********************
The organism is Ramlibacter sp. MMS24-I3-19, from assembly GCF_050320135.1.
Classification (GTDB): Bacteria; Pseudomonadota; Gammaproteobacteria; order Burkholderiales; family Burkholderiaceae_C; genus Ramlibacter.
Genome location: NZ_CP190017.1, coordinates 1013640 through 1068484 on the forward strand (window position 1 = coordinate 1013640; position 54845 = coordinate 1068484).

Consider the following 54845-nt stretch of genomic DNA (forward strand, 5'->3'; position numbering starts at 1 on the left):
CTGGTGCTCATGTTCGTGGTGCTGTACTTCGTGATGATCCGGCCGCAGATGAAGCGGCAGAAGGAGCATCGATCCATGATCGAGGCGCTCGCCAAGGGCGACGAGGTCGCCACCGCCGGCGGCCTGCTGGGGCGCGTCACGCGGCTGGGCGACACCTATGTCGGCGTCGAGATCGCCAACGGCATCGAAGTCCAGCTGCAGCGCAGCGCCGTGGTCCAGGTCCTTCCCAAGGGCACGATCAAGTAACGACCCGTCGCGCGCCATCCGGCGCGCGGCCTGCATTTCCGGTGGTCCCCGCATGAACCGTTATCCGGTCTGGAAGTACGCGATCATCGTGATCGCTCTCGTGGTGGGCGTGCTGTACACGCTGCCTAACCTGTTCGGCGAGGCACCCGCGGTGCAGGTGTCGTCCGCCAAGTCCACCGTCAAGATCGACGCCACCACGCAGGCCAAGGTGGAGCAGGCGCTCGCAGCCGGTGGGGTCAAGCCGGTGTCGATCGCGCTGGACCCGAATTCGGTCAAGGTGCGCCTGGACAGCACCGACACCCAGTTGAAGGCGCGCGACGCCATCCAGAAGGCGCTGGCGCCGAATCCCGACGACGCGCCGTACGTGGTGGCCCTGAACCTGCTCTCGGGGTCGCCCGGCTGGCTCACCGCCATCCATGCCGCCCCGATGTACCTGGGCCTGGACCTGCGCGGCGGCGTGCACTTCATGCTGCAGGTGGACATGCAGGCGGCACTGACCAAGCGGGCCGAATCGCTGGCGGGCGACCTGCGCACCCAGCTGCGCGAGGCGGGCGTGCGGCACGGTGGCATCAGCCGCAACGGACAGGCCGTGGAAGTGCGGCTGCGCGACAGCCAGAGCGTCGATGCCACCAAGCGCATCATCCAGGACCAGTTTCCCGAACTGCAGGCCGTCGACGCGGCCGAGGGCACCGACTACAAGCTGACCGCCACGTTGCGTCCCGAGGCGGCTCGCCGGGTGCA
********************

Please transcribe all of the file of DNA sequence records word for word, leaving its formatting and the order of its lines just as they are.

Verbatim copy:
The organism is Ramlibacter sp. MMS24-I3-19, from assembly GCF_050320135.1.
Classification (GTDB): Bacteria; Pseudomonadota; Gammaproteobacteria; order Burkholderiales; family Burkholderiaceae_C; genus Ramlibacter.
Genome location: NZ_CP190017.1, coordinates 1013640 through 1068484 on the forward strand (window position 1 = coordinate 1013640; position 54845 = coordinate 1068484).

Consider the following 54845-nt stretch of genomic DNA (forward strand, 5'->3'; position numbering starts at 1 on the left):
CTGGTGCTCATGTTCGTGGTGCTGTACTTCGTGATGATCCGGCCGCAGATGAAGCGGCAGAAGGAGCATCGATCCATGATCGAGGCGCTCGCCAAGGGCGACGAGGTCGCCACCGCCGGCGGCCTGCTGGGGCGCGTCACGCGGCTGGGCGACACCTATGTCGGCGTCGAGATCGCCAACGGCATCGAAGTCCAGCTGCAGCGCAGCGCCGTGGTCCAGGTCCTTCCCAAGGGCACGATCAAGTAACGACCCGTCGCGCGCCATCCGGCGCGCGGCCTGCATTTCCGGTGGTCCCCGCATGAACCGTTATCCGGTCTGGAAGTACGCGATCATCGTGATCGCTCTCGTGGTGGGCGTGCTGTACACGCTGCCTAACCTGTTCGGCGAGGCACCCGCGGTGCAGGTGTCGTCCGCCAAGTCCACCGTCAAGATCGACGCCACCACGCAGGCCAAGGTGGAGCAGGCGCTCGCAGCCGGTGGGGTCAAGCCGGTGTCGATCGCGCTGGACCCGAATTCGGTCAAGGTGCGCCTGGACAGCACCGACACCCAGTTGAAGGCGCGCGACGCCATCCAGAAGGCGCTGGCGCCGAATCCCGACGACGCGCCGTACGTGGTGGCCCTGAACCTGCTCTCGGGGTCGCCCGGCTGGCTCACCGCCATCCATGCCGCCCCGATGTACCTGGGCCTGGACCTGCGCGGCGGCGTGCACTTCATGCTGCAGGTGGACATGCAGGCGGCACTGACCAAGCGGGCCGAATCGCTGGCGGGCGACCTGCGCACCCAGCTGCGCGAGGCGGGCGTGCGGCACGGTGGCATCAGCCGCAACGGACAGGCCGTGGAAGTGCGGCTGCGCGACAGCCAGAGCGTCGATGCCACCAAGCGCATCATCCAGGACCAGTTTCCCGAACTGCAGGCCGTCGACGCGGCCGAGGGCACCGACTACAAGCTGACCGCCACGTTGCGTCCCGAGGCGGCTCGCCGGGTGCA